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The proliferation of social media has taken ‘media’ out of the hands of specialists and placed publicity and journalism in the hands of anyone who cares to acquire a ‘handle’. This term ‘handle’, in hindsight, is perhaps quite appropriate. It is just that. Something to hold. If it was meant to have been a writing instrument, its inventors may have called it a ‘pen’ or ‘stylus’ or something like that. Quite funnily, all entities that wield social media handles start thinking they have suddenly become writers and seasoned media professionals. The armed forces are relatively new entrants into this game and this has brought about quite a cultural transformation in the manner that information is given out. In the past, the armed forces were kept insulated from the media, often for good reason. Today, social media handles have proliferated across uniformed organisations and the earlier tightly controlled information dissemination system has given way to a more distributed and sometimes uncontrolled mechanism.

This has also, in part, been the result of the armed forces having literally ‘come out of the barracks’ over the past decade or so. The two-way pollination between the armed forces and civil society has increased exponentially with the armed forces getting involved in more and more activities such as internal security, humanitarian assistance and disaster relief, building bridges and tunnels, other nation-building activities, combating lower-end security threats such as armed robbery, piracy and narcotics smuggling, coupled with the transparency afforded by the Internet and modern communications technologies.

Additionally, pressures to put out pictures mass yoga events, coastal clean-ups, pledge-taking ceremonies and such other activities add to the social media pressure, leave alone the time and human resource wasted in the process. Then there are platforms over which serving members, their families and children  interact with their colleagues, friends and acquaintances, the credentials of whom cannot be established. While social media has enabled unfettered communications and contact, it has also provided information services on a platter, to those who are fishing for intelligence. It is well known that a large percentage of intelligence that is acquired by any agency is from ‘open sources’.

So much for the security risk that is associated with the media. The other point to remember is that social media is also media. It has become as professional a field as mainstream media. Social media journalism should be as responsible as print or visual media and its subscribers are rising by the day. As OTT platforms have gradually started replacing traditional motion pictures, it is just a matter of time before social media components become platforms of choice for accessing information. The purpose of media is to convey a message to a target audience, sometimes directly, sometimes nuanced. Sometimes, what is not said is as important as what is said. The photographs, the personalities, the message – together comprise a composite package that is designed to convey the right message to the right audience.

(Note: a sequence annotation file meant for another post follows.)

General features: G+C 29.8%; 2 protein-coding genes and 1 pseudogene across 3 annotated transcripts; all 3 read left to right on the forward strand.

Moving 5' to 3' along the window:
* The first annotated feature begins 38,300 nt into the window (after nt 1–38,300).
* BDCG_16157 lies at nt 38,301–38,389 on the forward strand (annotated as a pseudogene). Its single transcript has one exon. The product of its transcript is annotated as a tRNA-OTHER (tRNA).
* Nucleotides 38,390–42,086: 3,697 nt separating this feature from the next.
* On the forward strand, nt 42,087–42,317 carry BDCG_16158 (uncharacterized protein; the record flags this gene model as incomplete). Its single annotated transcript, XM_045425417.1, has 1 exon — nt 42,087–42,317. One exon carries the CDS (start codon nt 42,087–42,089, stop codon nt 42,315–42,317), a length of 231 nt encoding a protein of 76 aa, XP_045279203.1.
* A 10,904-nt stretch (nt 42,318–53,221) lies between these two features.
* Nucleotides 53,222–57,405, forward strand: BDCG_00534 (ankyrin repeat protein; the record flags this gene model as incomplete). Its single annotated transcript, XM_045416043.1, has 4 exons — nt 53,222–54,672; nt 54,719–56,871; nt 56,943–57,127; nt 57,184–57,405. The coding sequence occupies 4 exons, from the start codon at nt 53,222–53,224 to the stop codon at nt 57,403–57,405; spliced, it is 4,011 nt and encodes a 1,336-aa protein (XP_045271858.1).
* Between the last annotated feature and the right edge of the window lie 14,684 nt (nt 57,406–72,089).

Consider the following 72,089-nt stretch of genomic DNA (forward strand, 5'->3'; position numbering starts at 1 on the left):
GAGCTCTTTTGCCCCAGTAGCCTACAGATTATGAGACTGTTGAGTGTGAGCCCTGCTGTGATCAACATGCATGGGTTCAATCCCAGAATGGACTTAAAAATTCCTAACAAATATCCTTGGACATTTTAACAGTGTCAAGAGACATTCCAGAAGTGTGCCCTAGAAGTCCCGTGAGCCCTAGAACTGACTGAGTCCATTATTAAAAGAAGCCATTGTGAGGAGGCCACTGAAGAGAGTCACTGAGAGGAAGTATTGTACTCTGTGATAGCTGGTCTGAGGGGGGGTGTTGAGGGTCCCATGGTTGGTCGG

Officers and men of the armed forces are not trained to be media savvy. It is not their core function and too much involvement in social media detracts from core functions. Combat units must do what they are meant to do – train and prepare for every description of conflict. The trumpet-blowing, information dissemination and publicity is best left to a handful of public information staff at higher formations and not delegated to formations lower than Command Headquarters. Every lower formation with a handle suffers from risks of poor media training, lack of discretion in what to put out and how, apart from engaging combat formations and units in unnecessary work. There are several examples of social media releases by combat units and formations that were totally avoidable, too jingoistic or issued merely for self-glorification.

A colleague with whom I was discussing this (over social media) commented that we have unleashed a beast which now, cannot be controlled. I disagree. The beast must be controlled, lest it tramples over its creator. The proliferation of social media handles within the armed forces must be reviewed by the highest leadership. If necessary, authorizations that permit combat formations and units to have individual handles can easily be revoked. This will not be a regressive step. Technology is available and must be used to advantage. But how that should be done is clearly a leadership function.

One is reminded of an adorable limerick from our younger days (poet unknown) that is so appropriate to the situation at hand. It went something like this…

There was a young lady from Niger
Who went for a ride on a tiger
They returned from the ride
With the lady inside
And a smile on the face of the tiger

When you are riding a tiger, it is wise to have safeguards in place.

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